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Volume 4 Number 1

Corks are popping! January is awards month in the world of children's literature. Esme Codell writes about contenders for the Caldecott award for best illustration in American children's literature, the Newbery for best writing, the Coretta Scott King award, and others...
Teachers.Net Again Joins NEA in a Seussian Reading Celebration! by Kathleen Alape Carpenter, Editor
New Tax Law Provides $250 Deduction for Educators by Kathleen Alape Carpenter, Editor
Maslow's Theory of Hierarchical Needs -- Alive and Well in the Classroom by Chuck Brickman
December 14th update from Operation Deep Freeze by LT. Marshall Branch
Editor's e-Picks - January Resources by Kathleen Alape Carpenter, Editor
A Time for Change by Bill Page
If We Want… by Bill Page
H.O.T.S. Activities for Use With the Classroom Word Wall by Michelle Stankevicius
Mid-Year Mark: Closing the Curriculum Gap for ESL Teachers by Jen Cullerton Johnson
Writing Tips for Teachers by Joy Jones
Practice Doesn't Always Make Perfect - Even For "High Stakes" Testing by Dr. Dorothy Rich
Attention Teachers! Homogeneous is [not always] a bad word! by Janet Chapman
Dividing With a Difference by P R Guruprasad
A Primer for Teaching in the University by Bikika T. Laloo
Bits and Pieces - Various Small Articles by The Teachers.Net Community
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    January Regular Features
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    Editor's Feature...

    New Tax Law Provides $250 Deduction for Educators

    by Kathleen Alape Carpenter - Editor

    Qualifying educators can deduct up to $250 in out-of-pocket expenditures

    A new tax deduction is available to teachers, instructors, counselors, principals and aides who work at least 900 hours during a school year in public and private elementary and secondary schools.

    Qualifying educators may subtract up to $250 of qualified expenses when figuring their adjusted gross income (AGI). In the past, educators could take such expenses only as miscellaneous itemized deductions, which must be reduced by two percent of the AGI. The new law allows the deduction from the AGI, making it unnecessary to itemize deductions in order to benefit from the new law.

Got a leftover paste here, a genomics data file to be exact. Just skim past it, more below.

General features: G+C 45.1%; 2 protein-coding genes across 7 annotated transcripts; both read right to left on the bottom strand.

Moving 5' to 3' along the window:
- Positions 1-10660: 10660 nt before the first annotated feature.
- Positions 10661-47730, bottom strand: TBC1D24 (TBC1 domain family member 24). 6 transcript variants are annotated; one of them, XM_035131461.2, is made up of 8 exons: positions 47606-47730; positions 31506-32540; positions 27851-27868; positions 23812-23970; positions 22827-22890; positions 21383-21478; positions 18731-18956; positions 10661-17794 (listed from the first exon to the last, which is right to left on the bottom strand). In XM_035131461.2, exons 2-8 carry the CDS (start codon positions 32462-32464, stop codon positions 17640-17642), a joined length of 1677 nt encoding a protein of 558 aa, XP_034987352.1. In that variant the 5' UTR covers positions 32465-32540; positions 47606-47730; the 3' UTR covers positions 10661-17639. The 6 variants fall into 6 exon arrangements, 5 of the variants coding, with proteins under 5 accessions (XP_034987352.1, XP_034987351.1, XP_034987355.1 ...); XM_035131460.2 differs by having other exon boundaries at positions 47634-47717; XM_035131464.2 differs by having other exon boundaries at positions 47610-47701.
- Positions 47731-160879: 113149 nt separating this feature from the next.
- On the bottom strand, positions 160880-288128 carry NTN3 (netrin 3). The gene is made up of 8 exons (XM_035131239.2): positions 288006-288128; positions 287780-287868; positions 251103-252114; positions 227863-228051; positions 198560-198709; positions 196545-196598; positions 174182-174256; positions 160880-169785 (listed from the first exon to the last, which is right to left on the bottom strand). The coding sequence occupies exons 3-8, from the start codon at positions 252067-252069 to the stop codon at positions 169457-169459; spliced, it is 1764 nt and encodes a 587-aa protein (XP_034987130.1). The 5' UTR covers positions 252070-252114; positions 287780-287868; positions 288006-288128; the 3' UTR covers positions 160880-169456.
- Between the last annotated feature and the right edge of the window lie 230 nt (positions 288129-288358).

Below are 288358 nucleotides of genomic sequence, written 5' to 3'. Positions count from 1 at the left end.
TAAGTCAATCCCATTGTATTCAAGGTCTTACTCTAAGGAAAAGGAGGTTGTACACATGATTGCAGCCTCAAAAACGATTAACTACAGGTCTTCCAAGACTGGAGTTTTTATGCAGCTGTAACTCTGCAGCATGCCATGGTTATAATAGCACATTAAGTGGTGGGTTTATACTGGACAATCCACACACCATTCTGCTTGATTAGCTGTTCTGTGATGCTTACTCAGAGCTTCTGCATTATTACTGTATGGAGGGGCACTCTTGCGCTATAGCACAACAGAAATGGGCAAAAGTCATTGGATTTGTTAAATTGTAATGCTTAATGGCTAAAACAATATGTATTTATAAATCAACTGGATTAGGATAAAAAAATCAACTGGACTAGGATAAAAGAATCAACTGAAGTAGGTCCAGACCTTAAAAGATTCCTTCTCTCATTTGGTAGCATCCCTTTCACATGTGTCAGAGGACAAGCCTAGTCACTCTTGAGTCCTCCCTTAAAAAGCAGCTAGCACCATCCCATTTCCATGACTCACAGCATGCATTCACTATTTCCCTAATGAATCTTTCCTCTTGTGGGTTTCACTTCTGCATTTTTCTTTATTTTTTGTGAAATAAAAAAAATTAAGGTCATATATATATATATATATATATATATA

According to the Internal Revenue Service, teachers should save their receipts for purchases of books and classroom supplies.

    "Many teachers dip into their own pockets when funds for classroom supplies run out before the school year does," said IRS Commissioner Charles O. Rossotti. "A new law gives them a tax break this year and next, and we want them to have the records they'll need to claim it on their returns."

    The IRS suggests that educators keep records of qualifying expenses in a folder or envelope with a label such as "Educator Expenses Deduction," noting the date, amount and purpose of each purchase. This will help prevent a missed deduction at tax time.

    An IRS release notes, "Educators who excluded education savings bond interest or payments from qualified tuition programs, or made tax-free withdrawals from an education savings account, will be able to claim the new deduction only to the extent their qualified expenses exceed the tax-free amounts."

    Additional information about the new tax law can be found in IRS Publication 3991, Highlights of the Job Creation and Worker Assistance Act of 2002, available on the IRS Web site at or by calling 1-800-TAX-FORM (1-800-829-3676).

    Recent Discussion Concerning this Tax Law

    If you would like to answer a question posted here, ask a question, or add a comment, you can do so in Letters to the Editor at postletter.html

    Post: Will you claim the new $250 tax deduction?
    Posted by Kathleen

    Just wondering...will you be taking advantage of the new tax law allowing you to claim (without having to itemize) $250 of out-of-pocket expenditures for the classroom?

    Do you spend more or less than $250 each year?

    Do you have any opinions about the new law?

    Posted by Kare/Can
    Why wouldn't anyone claim that, I wonder. We can't claim anything here in Canada, though I keep looking to find a way. If any Canadian has ideas, let me know. I spend so much each year. Even my computer at home is purchased because I need it for school stuff and the expensive ink cartridges and so on. If we run a business out of our home we can write off the space we use for our office and a percentage of electricity and heat, etc. but not if it is needed to do our teaching job. $250 isn't much compared to what most of us spend, but at least it is a start.

    Posted by Rita/KY
    I hadn't heard about this new law, but it sounds good to me.
    I usually spend at least $250, probably more, a year on my classroom.

    Posted by neansai
    I spend at least ten times that much, not including the $750-$1,000 per course for the 4 graduate classes that I took this year. I itemize, so I can deduct part of my expenses anyway. I will double-check about this one with my accountant, for sure.

    Do you have to keep a receipt?
    Posted by banjophil
    When I need a new $2 marker, a $3 widget, or a smelly candle, I just go to Wal-Mart and get one, but I never save my receipts. Will the IRS just take my word for it, or am I just out of luck this year?

    Can you claim it if you just take the standard deduction?
    Posted by jme

    Posted by Bob/VA
    Links to IRS pages that explain the change

    Every little bit helps

    Re: Married teachers filing jointly
    Posted by Froggie
    My husband and I are both teachers and we file a joint return.
    Does anyone know if we can EACH take the $250 deduction or is it just $250 for the both of us?